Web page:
Cash Flow is King. Managing It Is Easier Than You Think.

on November 10, 2017

Managing and predicting cash flow as a small business owner can be very challenging. Especially when you’re starting out, you might find yourself in a situation of having committed sales, but unpaid invoices. Or, as you expand, you might have some growing costs that are higher than projected or coincide with a slow month.

Whatever the case may be, chances are that you will likely end up in the unfortunate position of not having enough money to make payroll in a given pay period. So what do you do?

In a previous post, we covered the hierarchy of small business needs and expenses. Now, we’ll take the concept a step further to help you prioritize what to pay when money is tight, and how to work the float with resources you might already have access to.

What You Must Pay Before You Can Pass Go and Collect $200

While all expenses related to your small business are important to its long-term operations, some expenses are more important, or more pressing, than others. Let’s first discuss which expenses are non-negotiable, before we get into how you might be able to find or create emergency reserves.

  • Insurance: Ensuring that your coverage continues ensures that your business is protected. Don’t skip premium payments for critical policies, such as your Business Owner Policy (BOP) and car insurance; allowing either to lapse puts your business at risk and opens you up to personal liability issues. When it comes to benefits, you must pay workers compensation and health insurance. Certain policies that are not “mission critical,” such as errors and omissions policies, may have to wait. If you’re not clear which coverage is a must-have and which can wait, you should consult your accountant, lawyer, or financial advisor. (See: “Safety” in our Small Business Hierarchy)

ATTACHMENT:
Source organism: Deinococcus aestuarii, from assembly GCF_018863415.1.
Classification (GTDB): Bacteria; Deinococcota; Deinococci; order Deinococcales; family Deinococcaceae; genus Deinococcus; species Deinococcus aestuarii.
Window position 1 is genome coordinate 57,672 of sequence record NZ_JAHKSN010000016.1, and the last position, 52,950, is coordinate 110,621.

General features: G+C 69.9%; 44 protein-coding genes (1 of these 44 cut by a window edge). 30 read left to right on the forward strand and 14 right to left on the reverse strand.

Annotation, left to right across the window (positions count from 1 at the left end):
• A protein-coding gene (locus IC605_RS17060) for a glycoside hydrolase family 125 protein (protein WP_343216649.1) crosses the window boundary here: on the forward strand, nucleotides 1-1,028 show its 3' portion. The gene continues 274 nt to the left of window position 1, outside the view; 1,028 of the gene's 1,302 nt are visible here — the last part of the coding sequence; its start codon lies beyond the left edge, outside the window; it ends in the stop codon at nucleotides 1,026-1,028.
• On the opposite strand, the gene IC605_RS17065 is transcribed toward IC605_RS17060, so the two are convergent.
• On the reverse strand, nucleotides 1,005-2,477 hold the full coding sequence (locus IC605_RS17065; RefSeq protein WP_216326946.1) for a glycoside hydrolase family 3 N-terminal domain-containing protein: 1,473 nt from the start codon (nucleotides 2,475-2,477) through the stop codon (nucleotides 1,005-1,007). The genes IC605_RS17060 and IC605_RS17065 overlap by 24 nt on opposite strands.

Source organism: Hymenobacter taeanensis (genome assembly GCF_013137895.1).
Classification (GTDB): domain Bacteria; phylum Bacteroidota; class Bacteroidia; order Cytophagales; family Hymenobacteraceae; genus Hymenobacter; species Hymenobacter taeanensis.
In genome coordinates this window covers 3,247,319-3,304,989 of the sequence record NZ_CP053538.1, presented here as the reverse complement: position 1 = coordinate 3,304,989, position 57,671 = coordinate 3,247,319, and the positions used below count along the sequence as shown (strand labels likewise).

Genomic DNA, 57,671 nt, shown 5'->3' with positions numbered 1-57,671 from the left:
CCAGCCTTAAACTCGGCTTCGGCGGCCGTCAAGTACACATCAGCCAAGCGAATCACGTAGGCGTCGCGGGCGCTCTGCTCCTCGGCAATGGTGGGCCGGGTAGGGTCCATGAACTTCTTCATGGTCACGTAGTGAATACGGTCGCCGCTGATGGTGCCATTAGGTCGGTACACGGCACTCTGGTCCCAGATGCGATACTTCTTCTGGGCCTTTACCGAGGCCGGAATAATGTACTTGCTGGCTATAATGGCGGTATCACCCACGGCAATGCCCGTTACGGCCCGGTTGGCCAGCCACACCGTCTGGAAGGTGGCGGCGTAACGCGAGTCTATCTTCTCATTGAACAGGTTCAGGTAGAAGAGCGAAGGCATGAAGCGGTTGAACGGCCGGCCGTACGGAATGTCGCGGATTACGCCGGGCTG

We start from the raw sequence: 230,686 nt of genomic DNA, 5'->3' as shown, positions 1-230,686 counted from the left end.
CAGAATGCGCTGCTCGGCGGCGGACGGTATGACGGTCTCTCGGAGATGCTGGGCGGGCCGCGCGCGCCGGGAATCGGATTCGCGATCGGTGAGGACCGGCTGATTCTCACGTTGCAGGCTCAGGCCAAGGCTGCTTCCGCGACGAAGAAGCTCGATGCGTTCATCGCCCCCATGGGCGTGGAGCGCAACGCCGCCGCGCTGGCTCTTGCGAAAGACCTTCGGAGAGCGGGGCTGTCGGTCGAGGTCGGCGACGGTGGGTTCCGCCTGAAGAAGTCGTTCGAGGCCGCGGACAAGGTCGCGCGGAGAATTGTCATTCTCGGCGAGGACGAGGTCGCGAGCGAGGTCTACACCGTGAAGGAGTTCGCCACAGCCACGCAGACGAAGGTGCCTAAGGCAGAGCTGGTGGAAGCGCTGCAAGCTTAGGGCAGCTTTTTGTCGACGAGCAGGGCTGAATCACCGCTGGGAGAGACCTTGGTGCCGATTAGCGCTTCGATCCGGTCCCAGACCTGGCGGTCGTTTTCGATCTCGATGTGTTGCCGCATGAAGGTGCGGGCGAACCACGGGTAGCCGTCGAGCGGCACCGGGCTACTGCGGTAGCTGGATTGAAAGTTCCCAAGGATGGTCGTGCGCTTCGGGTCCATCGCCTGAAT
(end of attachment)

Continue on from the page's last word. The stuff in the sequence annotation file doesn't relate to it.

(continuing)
• Rent and utilities: Operating costs such as rent, electricity, and telephone/Wi-Fi are what keep your doors open, your lights on, and your phones (hopefully ringing). Lapsing on any one of these bills will impact your business continuity and ability to keep things going day-to-day. Additionally, for things like utilities, you will often have to pay a charge for reinstating service, and a lapsed payment could have credit implications for your business. (See: “Physiological” in our Small Business Hierarchy)
  • Payroll*: Payroll is a mission critical expense from two perspective—employee confidence and continuity, and tax implications. If you don’t pay your employees, the likelihood is most will be unable to stay on, and your reputation as an employer will suffer. Additionally, if you don’t pay and file payroll taxes, you put your business at risk of fines, audits, and ultimately, failure. (See: “Belonging” in our Small Business Hierarchy)

Will You Win the Award for Congeniality?

Unlike the expenses outlined in the previous section, there are some business costs that might be able to wait, or be negotiated for lower payments or an extended deadline. These may include:

  • Vendors and suppliers. If you own a retail, restaurant, or other business where tangible goods are sold, during a tough month it is more important than ever to ensure that your inventory doesn’t run out—every sale will count. But that doesn’t mean that your costs have to be fixed; reach out to your vendors and suppliers to see if they can offer you some wiggle room in terms of payment terms or payment schedule.